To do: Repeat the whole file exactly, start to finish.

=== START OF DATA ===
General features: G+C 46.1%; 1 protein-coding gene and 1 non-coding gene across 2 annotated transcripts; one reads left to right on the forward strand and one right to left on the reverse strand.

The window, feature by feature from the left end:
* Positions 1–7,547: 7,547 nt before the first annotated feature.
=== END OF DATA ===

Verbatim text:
General features: G+C 46.1%; 1 protein-coding gene and 1 non-coding gene across 2 annotated transcripts; one reads left to right on the forward strand and one right to left on the reverse strand.

The window, feature by feature from the left end:
* Positions 1–7,547: 7,547 nt before the first annotated feature.